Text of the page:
How Blogging Works

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Support for expanding Social Security is a big litmus test for us in the 2014 primaries, and I’m happy to tease that 13th District candidate Valerie Arkoosh will endorse this idea, at least in concept, in a yet-to-be-transcribed interview with us.

Here’s a fun profile of Philly-based blogger Duncan Black (Atrios) who’s had some recent success in popularizing this idea, and whose writing first persuaded me that this is the only humane position on the retirement security issue. Read the profile and the op-ed that started it all for the policy rationale, because I want to excerpt this part about blogging and political strategy from David Dayen’s piece:

For years, bloggers and activists like Black in the online progressive movement have been fascinated with something called the Overton Window, a theory of how ideas enter the political mainstream and eventually become policy. The theory was coined by the libertarian thinker Joseph Overton, who argued that the public can only countenance a fairly narrow “window” of acceptable views on a given subject at a given time. Politicians, in order to be seen as viable, generally have to endorse views within that narrow range. However, savvy members of a political movement can work to move the Overton Window. By endorsing proposals that split the distance between views that are inside the window and the movement’s ultimate goal, activists can gradually drag the window toward their desired end position. To change policy, the idea goes, you change the political environment.

For the past several years, the right has been especially skillful at moving parts of its agenda into the public consciousness and onto the law books this way. For example, instead of pushing for an outright ban on abortion—an ultimate goal that many GOP leaders endorse—Republican state legislatures have passed things like parental notification requirements, or partial bans on abortion after 20 weeks of gestation, or targeted regulation of abortion providers (known as TRAP laws) to restrict access. Sometimes the legislators overreach, and a proposal that falls too far outside the Overton Window gets promoted—like the Virginia GOP’s politically disastrous attempt to force abortion-seekers to endure a transvaginal ultrasound. But even such blunders can move the window in the desired direction, by making other, more “moderate” ways of restricting abortion access seem more palatable.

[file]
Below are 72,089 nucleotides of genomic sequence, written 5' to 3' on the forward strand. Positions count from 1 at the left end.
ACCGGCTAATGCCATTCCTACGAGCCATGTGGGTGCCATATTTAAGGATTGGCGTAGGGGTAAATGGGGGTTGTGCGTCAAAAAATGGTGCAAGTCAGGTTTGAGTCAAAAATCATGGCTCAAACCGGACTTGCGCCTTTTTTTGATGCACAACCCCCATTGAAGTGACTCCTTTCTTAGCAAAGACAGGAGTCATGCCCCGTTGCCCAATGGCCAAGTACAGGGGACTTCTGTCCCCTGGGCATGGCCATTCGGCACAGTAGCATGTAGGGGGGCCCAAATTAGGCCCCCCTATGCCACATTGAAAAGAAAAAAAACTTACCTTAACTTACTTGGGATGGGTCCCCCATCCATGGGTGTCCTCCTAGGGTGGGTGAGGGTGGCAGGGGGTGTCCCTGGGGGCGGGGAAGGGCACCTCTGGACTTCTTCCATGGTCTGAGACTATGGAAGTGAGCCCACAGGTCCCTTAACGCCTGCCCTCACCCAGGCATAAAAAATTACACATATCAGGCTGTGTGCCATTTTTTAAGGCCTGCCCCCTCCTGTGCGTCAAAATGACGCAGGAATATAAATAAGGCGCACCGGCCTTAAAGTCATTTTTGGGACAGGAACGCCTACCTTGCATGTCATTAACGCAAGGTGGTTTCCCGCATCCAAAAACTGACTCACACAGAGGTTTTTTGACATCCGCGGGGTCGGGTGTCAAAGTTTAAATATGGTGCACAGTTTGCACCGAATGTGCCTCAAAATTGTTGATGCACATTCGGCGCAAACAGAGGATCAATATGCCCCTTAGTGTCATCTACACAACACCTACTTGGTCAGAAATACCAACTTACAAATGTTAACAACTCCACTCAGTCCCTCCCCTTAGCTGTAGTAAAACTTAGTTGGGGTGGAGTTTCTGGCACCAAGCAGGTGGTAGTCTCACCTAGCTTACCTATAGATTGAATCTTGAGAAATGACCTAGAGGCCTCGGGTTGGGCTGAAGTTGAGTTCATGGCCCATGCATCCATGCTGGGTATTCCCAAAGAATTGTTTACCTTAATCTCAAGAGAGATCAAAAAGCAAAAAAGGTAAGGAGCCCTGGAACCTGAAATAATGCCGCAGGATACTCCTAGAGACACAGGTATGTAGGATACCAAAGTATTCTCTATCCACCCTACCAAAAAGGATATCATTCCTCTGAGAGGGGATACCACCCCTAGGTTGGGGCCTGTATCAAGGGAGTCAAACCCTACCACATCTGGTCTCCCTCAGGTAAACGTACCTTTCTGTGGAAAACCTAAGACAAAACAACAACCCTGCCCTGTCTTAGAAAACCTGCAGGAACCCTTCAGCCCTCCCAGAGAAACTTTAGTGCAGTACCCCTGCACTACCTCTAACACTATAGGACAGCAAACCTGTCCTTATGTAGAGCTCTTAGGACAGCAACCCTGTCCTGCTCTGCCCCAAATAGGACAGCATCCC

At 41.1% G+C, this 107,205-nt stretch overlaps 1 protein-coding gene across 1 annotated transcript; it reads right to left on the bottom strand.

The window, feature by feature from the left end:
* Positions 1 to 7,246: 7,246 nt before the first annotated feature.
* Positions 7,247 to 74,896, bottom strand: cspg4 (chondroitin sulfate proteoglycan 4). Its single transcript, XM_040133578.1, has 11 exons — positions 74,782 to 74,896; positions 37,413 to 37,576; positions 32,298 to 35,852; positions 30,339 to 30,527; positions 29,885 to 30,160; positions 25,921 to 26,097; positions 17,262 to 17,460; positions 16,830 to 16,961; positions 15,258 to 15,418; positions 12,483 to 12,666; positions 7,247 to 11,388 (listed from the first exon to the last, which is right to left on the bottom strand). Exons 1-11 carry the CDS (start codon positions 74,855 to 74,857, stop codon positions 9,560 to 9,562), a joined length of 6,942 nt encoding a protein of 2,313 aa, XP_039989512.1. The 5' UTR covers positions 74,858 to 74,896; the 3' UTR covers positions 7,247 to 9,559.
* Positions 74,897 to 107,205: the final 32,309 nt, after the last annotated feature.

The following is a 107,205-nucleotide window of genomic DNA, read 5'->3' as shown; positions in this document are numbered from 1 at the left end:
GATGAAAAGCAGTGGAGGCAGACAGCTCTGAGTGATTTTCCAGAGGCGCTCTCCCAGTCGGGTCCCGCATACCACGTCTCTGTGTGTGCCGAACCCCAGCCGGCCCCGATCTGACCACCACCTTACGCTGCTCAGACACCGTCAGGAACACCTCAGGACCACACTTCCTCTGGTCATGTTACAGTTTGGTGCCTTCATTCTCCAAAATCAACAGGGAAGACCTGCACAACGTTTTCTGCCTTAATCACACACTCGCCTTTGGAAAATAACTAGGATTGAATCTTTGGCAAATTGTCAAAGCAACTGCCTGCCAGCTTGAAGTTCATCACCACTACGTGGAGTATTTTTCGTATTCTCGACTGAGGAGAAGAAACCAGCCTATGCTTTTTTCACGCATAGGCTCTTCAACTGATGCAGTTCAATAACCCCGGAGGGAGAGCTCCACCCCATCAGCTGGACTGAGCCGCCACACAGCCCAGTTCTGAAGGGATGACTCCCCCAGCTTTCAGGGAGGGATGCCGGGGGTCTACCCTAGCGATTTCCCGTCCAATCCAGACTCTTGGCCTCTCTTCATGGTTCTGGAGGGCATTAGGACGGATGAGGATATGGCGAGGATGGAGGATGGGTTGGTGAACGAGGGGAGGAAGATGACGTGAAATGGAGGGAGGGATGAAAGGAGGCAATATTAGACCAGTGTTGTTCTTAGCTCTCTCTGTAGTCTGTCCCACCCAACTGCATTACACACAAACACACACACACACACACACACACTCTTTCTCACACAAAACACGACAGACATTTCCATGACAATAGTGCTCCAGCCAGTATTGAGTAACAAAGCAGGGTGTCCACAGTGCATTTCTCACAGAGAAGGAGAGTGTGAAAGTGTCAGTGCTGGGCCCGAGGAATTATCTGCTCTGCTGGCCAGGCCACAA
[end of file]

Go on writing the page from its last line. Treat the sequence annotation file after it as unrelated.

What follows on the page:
When it comes to blogging, the key thing is being repetitive. It’s not enough to write one or two posts about your idea. And while it’s genuinely difficult to find new and interesting ways to say the same thing over and over, it’s so necessary if you want to actually break through.

I doubt anybody pays that close of attention to this blog, but if they did, they’d notice there’s only ever about 10 actual issue posts on rotation here, in addition to actual new developments in elections and polling and such. The news events change all the time, but the purpose of writing about news events is always to build up more context for why we need to adopt the policies I favor.

Persuasion isn’t about convincing people you’re right so much as getting them to understand the internal logic of your ideas, so that your political program runs on their wetware as they read the regular news on their own time. My friend Bethlehem Councilman Willie Reynolds always likes to make fun of me whenever I see him for harping on their parking requirements and use-based zoning so much, and I love that because guess whose ideas are going to start running in his head when those issues come up on Council? Blogging works y’all!

This entry was posted in Miscellany.

One Response to How Blogging Works

  1. No need to blog unless your have some useful info for your audience. That’s the only way to keep your readers informed. create a blog